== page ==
“The Help to Buy equity loan has achieved much higher take-up than we expected, helping 130,000 families so far with a deposit for their own home,” Chancellor Philip Hammond has said.
The latest figures from the Department of Communities and Local Government show that from the launch of the scheme, in the second quarter of 2013, up to the end of June 2017, 134,558 properties had been bought.
The vast majority of these were purchased by first-time buyers – 108,620 of them, or just over 80%.
How does scheme work?
Under the Help to Buy equity loan scheme, people in England trying to buy a new-build property who have a 5% deposit can take out a 20% loan from the government (40% in London) and cover the rest with a mortgage.
It is limited to properties costing up to £600,000, and it must be the only property you own.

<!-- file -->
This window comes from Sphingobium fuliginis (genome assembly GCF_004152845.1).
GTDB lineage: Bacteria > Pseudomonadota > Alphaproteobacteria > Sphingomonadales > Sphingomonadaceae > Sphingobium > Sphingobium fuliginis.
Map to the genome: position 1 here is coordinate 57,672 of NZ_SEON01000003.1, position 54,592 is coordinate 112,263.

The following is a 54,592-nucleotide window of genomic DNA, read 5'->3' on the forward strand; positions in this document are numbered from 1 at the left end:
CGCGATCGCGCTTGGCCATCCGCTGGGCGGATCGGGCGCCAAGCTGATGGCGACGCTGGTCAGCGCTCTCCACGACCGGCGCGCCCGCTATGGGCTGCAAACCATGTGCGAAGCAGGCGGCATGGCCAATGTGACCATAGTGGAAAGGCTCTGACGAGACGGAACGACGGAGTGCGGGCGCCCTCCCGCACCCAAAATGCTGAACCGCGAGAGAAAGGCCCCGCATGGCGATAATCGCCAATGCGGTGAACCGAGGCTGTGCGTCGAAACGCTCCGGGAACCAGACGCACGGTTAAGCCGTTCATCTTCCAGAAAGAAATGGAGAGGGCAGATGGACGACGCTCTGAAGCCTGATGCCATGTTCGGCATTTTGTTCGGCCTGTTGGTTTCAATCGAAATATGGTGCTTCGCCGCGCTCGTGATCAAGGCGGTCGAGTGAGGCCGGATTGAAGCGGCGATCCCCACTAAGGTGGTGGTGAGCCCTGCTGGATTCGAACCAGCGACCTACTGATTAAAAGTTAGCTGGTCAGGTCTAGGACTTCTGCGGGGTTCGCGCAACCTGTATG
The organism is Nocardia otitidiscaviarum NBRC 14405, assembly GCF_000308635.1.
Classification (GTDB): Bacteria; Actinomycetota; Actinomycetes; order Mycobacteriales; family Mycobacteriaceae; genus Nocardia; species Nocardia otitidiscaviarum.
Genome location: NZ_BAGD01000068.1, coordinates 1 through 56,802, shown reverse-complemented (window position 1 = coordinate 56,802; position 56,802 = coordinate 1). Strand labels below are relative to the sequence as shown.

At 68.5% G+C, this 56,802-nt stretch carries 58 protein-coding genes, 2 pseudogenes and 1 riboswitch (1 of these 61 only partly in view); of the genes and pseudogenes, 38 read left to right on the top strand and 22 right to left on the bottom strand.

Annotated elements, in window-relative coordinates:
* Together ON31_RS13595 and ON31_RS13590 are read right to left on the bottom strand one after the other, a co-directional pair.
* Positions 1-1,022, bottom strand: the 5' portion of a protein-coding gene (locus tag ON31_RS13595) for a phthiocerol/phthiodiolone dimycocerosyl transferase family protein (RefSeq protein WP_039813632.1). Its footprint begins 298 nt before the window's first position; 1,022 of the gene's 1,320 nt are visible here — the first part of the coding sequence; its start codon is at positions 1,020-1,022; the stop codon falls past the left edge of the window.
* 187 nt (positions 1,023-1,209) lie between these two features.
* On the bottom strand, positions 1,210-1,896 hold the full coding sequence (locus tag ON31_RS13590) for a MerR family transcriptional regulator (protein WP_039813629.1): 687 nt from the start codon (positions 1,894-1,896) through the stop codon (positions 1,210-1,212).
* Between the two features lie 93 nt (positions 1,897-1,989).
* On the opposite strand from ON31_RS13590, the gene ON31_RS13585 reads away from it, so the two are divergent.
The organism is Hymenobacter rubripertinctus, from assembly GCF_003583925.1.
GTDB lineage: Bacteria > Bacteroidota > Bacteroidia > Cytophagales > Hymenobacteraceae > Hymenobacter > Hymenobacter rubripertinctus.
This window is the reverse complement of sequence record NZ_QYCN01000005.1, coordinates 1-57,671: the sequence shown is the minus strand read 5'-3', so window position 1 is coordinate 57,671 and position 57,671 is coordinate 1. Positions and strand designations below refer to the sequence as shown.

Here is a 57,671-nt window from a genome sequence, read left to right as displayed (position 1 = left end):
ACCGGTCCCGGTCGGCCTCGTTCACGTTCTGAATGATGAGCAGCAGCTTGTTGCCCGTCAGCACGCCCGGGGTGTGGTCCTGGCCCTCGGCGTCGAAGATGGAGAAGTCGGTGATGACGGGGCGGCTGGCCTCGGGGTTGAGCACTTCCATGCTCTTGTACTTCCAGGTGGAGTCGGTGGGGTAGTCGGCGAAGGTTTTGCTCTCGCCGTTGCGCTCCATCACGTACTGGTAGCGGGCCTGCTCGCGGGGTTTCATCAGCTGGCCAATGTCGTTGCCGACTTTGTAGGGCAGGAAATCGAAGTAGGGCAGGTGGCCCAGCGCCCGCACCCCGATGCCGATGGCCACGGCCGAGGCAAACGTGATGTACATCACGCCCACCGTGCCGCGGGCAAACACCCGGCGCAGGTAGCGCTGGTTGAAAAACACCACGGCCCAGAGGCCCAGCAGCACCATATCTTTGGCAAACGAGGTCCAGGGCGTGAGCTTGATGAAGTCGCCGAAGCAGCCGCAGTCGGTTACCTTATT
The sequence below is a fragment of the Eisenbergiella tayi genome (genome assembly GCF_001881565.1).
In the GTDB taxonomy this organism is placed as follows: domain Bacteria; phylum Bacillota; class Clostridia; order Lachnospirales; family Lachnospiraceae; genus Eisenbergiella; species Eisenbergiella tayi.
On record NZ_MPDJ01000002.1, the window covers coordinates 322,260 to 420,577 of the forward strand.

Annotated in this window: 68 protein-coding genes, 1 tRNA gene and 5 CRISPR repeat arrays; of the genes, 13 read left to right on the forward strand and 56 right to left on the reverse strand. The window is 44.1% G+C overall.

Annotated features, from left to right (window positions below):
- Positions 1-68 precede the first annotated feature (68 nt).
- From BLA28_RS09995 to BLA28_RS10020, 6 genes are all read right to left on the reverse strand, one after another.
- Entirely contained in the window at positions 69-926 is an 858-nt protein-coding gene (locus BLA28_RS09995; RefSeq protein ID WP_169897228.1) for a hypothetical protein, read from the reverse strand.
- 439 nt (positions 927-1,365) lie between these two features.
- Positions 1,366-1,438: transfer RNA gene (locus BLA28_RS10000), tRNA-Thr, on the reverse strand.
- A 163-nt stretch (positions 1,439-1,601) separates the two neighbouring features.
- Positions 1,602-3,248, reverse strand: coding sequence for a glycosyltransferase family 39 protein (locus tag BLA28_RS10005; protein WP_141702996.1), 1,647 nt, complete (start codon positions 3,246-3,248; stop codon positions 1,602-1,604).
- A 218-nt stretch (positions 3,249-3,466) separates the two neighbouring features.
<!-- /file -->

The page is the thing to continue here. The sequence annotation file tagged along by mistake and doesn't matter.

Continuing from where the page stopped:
You don’t have to pay any fees for the first five years. After that, you start having to pay fees, which increase in line with inflation.
After 25 years or when you sell the house, you have to repay the loan based not on the amount you borrowed but on how much it is currently worth.
So if the value of your home has doubled, then the amount you have to repay the government also doubles.
The chancellor will have been talking about only England because housing is a devolved issue.
There are similar schemes in Wales, Scotland and Northern Ireland, but the chancellor is not responsible for them.
What is the overall picture?
A high proportion of Help to Buy equity loans went to first-time buyers – but what sort of proportion of first-time buyers is that overall?
UK Finance (which used to be the Council of Mortgage Lenders) says that overall for the period 9.6% of first-time buyers used a Help to Buy equity loan.
That’s an average figure – in the most recent quarter for which we have figures, it was almost 15%.
And of course you need to bear in mind that the equity loans can be used to buy only new-build properties.
Earlier this year, analysis by BBC News found one in three new-build properties outside London – but just one in 10 in the capital – had been bought through Help to Buy.